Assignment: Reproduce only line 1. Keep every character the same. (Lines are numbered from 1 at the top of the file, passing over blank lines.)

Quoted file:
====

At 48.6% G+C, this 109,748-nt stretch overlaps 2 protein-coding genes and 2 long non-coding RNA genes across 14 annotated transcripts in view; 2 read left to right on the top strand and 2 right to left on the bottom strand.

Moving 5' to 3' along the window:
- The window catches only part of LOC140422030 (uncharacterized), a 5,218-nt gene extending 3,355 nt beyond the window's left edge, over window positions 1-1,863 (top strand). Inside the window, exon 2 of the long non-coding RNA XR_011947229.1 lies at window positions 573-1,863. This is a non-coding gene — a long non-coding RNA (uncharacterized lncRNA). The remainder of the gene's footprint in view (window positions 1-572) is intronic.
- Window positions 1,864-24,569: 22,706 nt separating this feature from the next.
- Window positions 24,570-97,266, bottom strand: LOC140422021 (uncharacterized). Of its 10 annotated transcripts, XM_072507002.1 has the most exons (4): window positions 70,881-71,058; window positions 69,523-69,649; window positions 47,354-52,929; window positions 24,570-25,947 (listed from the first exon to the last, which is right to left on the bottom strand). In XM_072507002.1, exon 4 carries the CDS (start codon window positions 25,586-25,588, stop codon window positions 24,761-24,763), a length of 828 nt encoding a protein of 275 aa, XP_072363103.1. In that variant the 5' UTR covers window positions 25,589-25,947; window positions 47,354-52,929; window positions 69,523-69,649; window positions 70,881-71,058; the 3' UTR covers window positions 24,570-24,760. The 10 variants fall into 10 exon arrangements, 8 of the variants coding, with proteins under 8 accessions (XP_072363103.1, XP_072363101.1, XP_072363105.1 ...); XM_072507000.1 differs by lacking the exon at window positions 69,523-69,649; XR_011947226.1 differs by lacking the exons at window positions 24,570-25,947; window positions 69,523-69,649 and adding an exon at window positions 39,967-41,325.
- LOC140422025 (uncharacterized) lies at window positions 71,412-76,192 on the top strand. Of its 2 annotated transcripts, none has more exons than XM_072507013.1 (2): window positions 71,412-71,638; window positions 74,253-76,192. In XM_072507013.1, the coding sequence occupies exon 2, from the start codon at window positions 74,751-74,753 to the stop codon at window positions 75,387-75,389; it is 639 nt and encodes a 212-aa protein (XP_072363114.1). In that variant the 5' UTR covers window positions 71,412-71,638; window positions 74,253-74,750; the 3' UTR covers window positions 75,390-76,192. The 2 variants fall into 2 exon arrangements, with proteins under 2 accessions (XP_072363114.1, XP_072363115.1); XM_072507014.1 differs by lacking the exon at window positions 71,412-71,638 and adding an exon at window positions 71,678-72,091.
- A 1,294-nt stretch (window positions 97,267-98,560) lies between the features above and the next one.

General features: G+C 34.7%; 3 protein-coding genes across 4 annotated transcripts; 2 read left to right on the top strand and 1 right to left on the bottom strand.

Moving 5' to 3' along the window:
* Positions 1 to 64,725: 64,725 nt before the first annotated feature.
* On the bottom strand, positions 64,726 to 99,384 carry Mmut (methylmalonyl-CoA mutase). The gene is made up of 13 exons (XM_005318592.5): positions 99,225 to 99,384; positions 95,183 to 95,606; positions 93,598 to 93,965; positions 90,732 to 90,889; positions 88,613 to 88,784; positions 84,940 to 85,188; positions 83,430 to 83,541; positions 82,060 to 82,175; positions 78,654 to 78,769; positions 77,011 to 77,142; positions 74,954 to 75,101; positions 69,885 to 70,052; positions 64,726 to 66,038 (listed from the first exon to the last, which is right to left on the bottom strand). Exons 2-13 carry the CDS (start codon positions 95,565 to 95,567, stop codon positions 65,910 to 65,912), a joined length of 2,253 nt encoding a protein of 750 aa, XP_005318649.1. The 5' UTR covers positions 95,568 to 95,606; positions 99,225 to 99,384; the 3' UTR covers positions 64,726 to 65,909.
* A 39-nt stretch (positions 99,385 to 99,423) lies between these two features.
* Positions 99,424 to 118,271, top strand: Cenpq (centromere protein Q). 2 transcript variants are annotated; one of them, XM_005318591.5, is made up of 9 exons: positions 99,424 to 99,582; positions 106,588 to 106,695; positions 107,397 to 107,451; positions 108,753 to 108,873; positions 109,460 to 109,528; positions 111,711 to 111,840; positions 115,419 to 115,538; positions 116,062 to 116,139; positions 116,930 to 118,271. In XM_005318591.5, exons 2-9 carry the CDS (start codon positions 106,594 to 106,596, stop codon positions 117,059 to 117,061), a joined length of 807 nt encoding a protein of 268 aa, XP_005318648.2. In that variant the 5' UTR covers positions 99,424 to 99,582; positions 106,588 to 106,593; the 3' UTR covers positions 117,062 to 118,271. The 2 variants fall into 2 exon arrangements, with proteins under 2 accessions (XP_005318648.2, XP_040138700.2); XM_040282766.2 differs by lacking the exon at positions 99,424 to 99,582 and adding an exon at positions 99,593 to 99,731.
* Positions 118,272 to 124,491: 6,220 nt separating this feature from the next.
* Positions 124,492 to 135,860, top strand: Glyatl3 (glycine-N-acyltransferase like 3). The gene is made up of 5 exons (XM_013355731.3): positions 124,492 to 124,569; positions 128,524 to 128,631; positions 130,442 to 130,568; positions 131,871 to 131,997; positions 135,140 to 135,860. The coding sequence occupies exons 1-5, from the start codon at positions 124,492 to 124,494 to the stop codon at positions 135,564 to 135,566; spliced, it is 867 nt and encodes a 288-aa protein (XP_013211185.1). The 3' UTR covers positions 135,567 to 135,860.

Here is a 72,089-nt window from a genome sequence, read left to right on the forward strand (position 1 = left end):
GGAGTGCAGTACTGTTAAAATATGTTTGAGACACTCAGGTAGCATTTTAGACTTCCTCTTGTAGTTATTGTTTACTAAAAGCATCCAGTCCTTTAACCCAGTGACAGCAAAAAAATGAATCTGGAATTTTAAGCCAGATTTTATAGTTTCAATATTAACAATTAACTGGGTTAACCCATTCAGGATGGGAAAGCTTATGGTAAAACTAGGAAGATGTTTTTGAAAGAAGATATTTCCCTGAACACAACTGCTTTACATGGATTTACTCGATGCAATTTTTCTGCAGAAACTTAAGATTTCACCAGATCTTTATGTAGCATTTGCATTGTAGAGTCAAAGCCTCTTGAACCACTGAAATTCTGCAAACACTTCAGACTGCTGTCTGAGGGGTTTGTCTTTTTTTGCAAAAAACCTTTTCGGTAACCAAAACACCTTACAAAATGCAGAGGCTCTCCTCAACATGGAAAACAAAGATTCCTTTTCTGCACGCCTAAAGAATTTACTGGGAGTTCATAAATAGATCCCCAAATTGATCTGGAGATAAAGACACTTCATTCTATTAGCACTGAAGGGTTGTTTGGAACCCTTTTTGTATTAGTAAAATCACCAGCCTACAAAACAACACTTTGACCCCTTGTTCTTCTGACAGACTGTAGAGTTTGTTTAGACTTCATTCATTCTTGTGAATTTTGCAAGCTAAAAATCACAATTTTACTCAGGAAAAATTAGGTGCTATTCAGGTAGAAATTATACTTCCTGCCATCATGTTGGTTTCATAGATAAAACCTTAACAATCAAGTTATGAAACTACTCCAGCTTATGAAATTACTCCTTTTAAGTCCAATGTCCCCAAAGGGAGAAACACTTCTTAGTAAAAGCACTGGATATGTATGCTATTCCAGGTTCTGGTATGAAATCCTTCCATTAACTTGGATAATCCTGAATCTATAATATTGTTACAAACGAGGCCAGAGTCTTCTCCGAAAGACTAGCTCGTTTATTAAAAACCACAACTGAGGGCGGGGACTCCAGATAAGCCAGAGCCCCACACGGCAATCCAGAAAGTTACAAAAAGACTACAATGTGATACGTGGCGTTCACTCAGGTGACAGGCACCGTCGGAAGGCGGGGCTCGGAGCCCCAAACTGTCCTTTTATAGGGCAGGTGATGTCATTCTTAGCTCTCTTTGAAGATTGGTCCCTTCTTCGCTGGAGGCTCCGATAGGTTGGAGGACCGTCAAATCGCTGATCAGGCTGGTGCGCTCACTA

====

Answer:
At 48.6% G+C, this 109,748-nt stretch overlaps 2 protein-coding genes and 2 long non-coding RNA genes across 14 annotated transcripts in view; 2 read left to right on the top strand and 2 right to left on the bottom strand.